During Build, Microsoft announced the long awaited public preview of Azure Cloud Shell. Azure Cloud Shell improves productivity by enabling automatic and secure access to a preconfigured workstation built for Azure, on Azure. As part of today, you can login into your management portal and hit on this logo.
You need to create an Azure File Share as Cloud Shell machines are temporary. The Azure file share needs to be mounted to persist your $Home directory. On your first launch Azure Shell prompts you to create a resource group, storage account and file share. Accept them, create them and hit VI – a screen-oriented text editor originally created for the UNIX operating system. PowerShell support will come soon.
As an example – let’s create a webapp in Azure trough VI. But, ultimately before getting into VI; hit AZ to see all commands available for you. Here are all the commands that you could use for your Azure Cloud Shell. To complete our example; we need to use webapp cmdlet who is designed to manage our webapps.
Basically when you hit az (be careful as its case sensitive) webapp create, the Cloud Shell will show you the parameters that it requires before creating the webapp. For you information as well, not only the create argument is available, but all those arguments could be used within the webapp command: show, list, delete, config, list-runtimes, start, restart, stop, browse, deployment, log, create.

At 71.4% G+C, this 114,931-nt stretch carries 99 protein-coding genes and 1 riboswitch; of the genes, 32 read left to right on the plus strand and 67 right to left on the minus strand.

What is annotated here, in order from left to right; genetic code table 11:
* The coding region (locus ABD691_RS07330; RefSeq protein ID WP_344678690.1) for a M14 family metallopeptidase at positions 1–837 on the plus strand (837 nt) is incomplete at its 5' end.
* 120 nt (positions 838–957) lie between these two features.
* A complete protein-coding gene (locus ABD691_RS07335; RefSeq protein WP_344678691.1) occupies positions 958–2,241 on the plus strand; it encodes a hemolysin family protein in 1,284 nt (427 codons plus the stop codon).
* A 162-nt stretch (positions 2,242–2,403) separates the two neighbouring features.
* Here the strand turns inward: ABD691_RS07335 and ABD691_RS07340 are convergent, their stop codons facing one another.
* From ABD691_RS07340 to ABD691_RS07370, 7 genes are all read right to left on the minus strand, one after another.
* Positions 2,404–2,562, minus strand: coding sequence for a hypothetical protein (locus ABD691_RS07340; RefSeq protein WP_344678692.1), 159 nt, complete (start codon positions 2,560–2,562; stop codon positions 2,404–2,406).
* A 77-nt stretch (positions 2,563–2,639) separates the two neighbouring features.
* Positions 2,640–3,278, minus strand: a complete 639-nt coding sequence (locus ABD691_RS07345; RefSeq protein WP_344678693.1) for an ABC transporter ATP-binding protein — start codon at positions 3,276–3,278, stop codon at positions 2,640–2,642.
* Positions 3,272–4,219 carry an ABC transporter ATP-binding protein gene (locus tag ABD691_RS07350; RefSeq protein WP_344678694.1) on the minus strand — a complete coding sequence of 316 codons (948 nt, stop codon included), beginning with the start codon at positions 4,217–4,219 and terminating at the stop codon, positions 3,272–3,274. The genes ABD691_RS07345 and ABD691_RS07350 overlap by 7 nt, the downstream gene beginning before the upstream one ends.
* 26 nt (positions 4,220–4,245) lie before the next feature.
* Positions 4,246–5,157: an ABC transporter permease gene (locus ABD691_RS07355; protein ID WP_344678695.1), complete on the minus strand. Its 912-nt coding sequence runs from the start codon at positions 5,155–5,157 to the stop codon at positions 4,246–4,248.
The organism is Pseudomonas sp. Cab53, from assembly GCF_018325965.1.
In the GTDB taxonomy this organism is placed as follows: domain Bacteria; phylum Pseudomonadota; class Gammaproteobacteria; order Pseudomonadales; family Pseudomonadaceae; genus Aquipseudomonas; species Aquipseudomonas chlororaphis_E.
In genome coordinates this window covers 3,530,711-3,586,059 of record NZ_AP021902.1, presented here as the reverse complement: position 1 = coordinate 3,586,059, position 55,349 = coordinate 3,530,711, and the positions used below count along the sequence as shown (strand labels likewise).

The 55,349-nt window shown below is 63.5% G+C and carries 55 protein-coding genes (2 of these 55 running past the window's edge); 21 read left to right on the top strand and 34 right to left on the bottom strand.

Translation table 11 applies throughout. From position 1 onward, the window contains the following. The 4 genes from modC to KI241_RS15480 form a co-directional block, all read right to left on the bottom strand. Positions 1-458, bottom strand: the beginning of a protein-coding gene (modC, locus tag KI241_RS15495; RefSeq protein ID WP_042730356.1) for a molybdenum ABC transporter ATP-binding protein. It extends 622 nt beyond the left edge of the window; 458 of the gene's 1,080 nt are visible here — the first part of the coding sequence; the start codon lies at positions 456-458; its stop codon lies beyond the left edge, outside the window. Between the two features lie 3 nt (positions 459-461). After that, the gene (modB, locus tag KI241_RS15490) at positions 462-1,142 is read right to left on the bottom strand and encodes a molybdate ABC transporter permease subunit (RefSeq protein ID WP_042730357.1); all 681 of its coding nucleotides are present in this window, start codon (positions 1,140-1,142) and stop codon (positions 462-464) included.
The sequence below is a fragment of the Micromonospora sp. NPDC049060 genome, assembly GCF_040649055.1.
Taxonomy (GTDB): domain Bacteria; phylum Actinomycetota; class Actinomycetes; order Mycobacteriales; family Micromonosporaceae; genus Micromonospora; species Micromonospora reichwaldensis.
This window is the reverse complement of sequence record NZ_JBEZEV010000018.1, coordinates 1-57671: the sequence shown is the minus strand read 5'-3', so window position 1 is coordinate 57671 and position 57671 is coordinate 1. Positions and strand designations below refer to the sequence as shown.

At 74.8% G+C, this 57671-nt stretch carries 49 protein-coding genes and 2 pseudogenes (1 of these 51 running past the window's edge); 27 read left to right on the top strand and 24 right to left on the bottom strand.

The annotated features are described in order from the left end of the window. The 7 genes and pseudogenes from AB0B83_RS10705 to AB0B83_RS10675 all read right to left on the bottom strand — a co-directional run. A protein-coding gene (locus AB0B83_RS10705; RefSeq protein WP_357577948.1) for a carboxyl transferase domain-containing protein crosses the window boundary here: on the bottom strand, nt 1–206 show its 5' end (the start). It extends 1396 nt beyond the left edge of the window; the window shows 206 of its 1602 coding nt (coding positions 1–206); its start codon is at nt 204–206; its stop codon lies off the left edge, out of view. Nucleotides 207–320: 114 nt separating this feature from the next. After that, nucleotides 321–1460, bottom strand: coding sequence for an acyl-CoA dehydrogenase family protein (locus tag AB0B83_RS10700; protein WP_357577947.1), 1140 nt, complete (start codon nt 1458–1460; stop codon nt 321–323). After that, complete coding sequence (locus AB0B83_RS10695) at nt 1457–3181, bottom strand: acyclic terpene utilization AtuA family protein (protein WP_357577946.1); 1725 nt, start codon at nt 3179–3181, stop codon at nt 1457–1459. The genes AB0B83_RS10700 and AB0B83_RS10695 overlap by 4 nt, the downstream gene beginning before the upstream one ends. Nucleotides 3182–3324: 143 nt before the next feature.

What you need as a minimum for creating any webapp is as per following:
- A Resource Group
- A unique Name
- An existing Service Plan
When you have all of them; hit the following and quite VI by :w filename
az webapp create –resource-group RG_STORAGE –name SharePointRocks –plan serviceappplantest
For running any “script” under Bash, you need to make your script executable by changing the permissions or by simply writing bash in front of your VI script name (-again be carefull; it’s case sensitive – don’t write BASH all in capitals or createwebapp as it won’t recognize the command)
Hit bash create WEBAPP
After a few seconds the Azure Cloud Shell will create your webapp and show you all the parameters of your site. Navigate to your resource group and you’ll see that the webapp is created.
That’s it, simple but powerful. A lot of scenarios can be written like:
- Stop my webapp(s)
- Restart my webapp(s)
- Mass creation of webapps for testing purpose
- …. and all within a few lines of VI.
As shown you before in the article, with the AZ command you can do a lot, and make your life easier with the combination of VI